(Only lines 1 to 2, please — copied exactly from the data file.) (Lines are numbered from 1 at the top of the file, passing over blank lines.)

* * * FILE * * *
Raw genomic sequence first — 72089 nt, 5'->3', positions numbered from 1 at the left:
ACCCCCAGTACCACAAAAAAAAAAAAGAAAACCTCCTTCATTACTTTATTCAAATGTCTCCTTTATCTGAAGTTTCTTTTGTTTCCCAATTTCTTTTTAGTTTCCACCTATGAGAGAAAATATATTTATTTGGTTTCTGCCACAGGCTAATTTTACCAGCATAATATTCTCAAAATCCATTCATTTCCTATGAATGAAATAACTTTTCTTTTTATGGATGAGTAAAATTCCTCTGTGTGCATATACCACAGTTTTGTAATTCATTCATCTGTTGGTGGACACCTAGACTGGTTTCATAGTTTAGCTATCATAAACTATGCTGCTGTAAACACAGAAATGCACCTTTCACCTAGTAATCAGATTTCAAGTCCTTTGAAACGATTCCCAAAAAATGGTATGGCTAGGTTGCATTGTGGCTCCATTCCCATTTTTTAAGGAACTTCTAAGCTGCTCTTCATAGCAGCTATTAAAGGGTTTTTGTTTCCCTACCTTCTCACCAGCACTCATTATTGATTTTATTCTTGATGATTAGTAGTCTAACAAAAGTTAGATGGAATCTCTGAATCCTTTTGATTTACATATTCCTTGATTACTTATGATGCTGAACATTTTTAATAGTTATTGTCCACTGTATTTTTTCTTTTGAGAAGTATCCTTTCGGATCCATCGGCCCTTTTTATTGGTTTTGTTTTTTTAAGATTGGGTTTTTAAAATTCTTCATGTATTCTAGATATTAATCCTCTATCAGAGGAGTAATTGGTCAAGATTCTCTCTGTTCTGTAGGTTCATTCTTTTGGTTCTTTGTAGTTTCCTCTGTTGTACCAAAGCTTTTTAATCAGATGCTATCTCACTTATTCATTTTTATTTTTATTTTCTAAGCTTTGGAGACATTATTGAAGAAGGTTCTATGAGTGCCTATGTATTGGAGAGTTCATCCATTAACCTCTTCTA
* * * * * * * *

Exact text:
Raw genomic sequence first — 72089 nt, 5'->3', positions numbered from 1 at the left:
ACCCCCAGTACCACAAAAAAAAAAAAGAAAACCTCCTTCATTACTTTATTCAAATGTCTCCTTTATCTGAAGTTTCTTTTGTTTCCCAATTTCTTTTTAGTTTCCACCTATGAGAGAAAATATATTTATTTGGTTTCTGCCACAGGCTAATTTTACCAGCATAATATTCTCAAAATCCATTCATTTCCTATGAATGAAATAACTTTTCTTTTTATGGATGAGTAAAATTCCTCTGTGTGCATATACCACAGTTTTGTAATTCATTCATCTGTTGGTGGACACCTAGACTGGTTTCATAGTTTAGCTATCATAAACTATGCTGCTGTAAACACAGAAATGCACCTTTCACCTAGTAATCAGATTTCAAGTCCTTTGAAACGATTCCCAAAAAATGGTATGGCTAGGTTGCATTGTGGCTCCATTCCCATTTTTTAAGGAACTTCTAAGCTGCTCTTCATAGCAGCTATTAAAGGGTTTTTGTTTCCCTACCTTCTCACCAGCACTCATTATTGATTTTATTCTTGATGATTAGTAGTCTAACAAAAGTTAGATGGAATCTCTGAATCCTTTTGATTTACATATTCCTTGATTACTTATGATGCTGAACATTTTTAATAGTTATTGTCCACTGTATTTTTTCTTTTGAGAAGTATCCTTTCGGATCCATCGGCCCTTTTTATTGGTTTTGTTTTTTTAAGATTGGGTTTTTAAAATTCTTCATGTATTCTAGATATTAATCCTCTATCAGAGGAGTAATTGGTCAAGATTCTCTCTGTTCTGTAGGTTCATTCTTTTGGTTCTTTGTAGTTTCCTCTGTTGTACCAAAGCTTTTTAATCAGATGCTATCTCACTTATTCATTTTTATTTTTATTTTCTAAGCTTTGGAGACATTATTGAAGAAGGTTCTATGAGTGCCTATGTATTGGAGAGTTCATCCATTAACCTCTTCTA